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Rural Gardening: Fewer honey bees?

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Forum: Rural GardeningReplies: 2, Views: 41
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Aurora, ON
(Zone 5a)

June 19, 2009
1:32 AM

Post #6708471

Am noticing fewer honeybees, so far this year, than usual.

Had read that though honeybees are smaller, the ratio of honeybees to bumblebees is typically something close to 20 to 1. So far this year, have noticed just about as many bumblebees as honeybees and the honeybees seem rather smaller than last year. A friend in a large local garden centre says that normally they have lots of bees around the hanging plants when they are put outside. She too says that there are fewer honey bees than usual. She also said that she's seeing a lot of unusually large bumblebees, which is also my impression from my own garden. Perhaps there just seems to be a lot of large bumblebees because there are so few honeybees.

The time when I really notice large numbers of bees is in summer, when I'm deadheading tall nectar perennials like culver's root, purple loosestrife cultivars and globe thistle. It's going to be interesting to see if there are more honeybees around by then.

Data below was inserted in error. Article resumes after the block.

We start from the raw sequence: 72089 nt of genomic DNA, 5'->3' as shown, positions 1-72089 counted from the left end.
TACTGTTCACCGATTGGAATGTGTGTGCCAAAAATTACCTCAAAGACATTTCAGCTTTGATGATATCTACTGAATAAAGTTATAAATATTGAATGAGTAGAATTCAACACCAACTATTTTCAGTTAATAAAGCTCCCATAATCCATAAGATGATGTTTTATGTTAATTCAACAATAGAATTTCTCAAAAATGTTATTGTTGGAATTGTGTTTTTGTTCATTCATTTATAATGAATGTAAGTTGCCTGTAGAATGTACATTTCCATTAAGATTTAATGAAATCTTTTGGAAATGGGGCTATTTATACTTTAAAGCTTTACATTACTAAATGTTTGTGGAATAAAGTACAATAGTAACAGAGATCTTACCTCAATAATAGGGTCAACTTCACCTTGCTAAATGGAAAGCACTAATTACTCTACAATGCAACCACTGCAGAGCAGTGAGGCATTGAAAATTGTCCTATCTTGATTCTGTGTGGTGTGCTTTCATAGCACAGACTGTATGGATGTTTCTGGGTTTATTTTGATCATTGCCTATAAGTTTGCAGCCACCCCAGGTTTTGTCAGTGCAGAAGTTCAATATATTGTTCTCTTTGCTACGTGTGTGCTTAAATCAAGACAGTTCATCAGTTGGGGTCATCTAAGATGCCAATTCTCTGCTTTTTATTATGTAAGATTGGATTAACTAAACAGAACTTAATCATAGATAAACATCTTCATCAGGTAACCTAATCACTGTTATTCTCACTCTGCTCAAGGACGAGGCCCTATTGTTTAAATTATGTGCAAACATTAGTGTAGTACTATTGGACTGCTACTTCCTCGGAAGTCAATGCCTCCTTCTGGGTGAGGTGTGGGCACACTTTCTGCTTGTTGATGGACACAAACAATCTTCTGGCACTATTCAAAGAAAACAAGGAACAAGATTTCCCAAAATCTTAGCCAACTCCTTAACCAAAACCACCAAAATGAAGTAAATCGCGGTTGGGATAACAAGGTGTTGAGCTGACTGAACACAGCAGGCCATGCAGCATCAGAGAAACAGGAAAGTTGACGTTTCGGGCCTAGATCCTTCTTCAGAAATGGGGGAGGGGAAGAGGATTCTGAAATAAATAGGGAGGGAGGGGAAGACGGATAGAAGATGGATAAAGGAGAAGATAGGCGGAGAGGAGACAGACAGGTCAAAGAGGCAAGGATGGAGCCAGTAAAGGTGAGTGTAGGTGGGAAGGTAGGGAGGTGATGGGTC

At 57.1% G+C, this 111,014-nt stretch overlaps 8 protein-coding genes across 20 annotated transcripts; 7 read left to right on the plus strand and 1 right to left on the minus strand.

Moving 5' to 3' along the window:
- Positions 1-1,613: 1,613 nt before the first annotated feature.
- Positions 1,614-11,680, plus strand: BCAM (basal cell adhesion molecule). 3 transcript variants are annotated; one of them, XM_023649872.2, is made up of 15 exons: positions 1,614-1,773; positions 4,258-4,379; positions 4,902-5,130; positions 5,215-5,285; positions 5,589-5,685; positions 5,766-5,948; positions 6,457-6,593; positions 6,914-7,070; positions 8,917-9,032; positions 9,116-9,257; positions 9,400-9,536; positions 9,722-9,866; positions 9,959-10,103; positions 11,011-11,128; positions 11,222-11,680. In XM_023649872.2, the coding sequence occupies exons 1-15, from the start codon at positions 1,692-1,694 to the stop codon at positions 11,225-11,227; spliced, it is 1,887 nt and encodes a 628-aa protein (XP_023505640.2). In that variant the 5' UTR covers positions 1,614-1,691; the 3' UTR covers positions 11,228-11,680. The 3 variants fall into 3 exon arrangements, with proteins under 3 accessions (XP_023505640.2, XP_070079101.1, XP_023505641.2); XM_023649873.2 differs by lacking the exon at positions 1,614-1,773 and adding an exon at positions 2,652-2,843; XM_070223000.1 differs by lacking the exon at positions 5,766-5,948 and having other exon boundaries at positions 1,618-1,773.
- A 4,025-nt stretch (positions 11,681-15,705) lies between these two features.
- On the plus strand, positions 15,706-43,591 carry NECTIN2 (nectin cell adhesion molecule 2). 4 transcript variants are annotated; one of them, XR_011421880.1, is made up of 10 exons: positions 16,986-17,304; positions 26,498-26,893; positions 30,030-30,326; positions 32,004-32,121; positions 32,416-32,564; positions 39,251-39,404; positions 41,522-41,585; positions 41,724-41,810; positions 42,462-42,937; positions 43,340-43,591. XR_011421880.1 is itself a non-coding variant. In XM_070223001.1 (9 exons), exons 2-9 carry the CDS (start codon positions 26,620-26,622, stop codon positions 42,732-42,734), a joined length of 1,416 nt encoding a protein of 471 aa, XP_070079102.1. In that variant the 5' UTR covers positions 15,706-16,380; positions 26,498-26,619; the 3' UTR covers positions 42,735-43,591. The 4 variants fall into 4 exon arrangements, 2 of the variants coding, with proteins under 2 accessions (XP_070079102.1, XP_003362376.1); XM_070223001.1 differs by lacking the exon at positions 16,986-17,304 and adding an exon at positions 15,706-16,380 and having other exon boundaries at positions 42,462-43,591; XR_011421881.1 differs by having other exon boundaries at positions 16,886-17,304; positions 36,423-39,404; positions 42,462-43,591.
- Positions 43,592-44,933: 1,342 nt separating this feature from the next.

Aurora, ON
(Zone 5a)

June 19, 2009
4:17 AM

Post #6709173

Did a bit of reading and have an answer to own question: Colony Collapse Disorder. Knew was a problem with bees, but didn't realize it was just with honeybees.
Don't know if it's too early in the growing season to say here yet, but the reduction in number of honeybees since just last year would seem to be dramatic. The ones I've seen so far seem to me, as a gardener, rather small. Are bumblebees actually larger than last year, or is it that we're just seeing so few (and small) honey bees? Just last summer, I was gardening in the middle of bees and the majority of them were certainly normal sized honeybees.

Missouri City, TX

July 15, 2009
1:33 AM

Post #6820451

Numbers of bees has been dropping since about mid-1995 for various reasons especially a number of diseases. I've seen this all over the country. Wild bees are rare and most bees that we see belong to established bee keepers.

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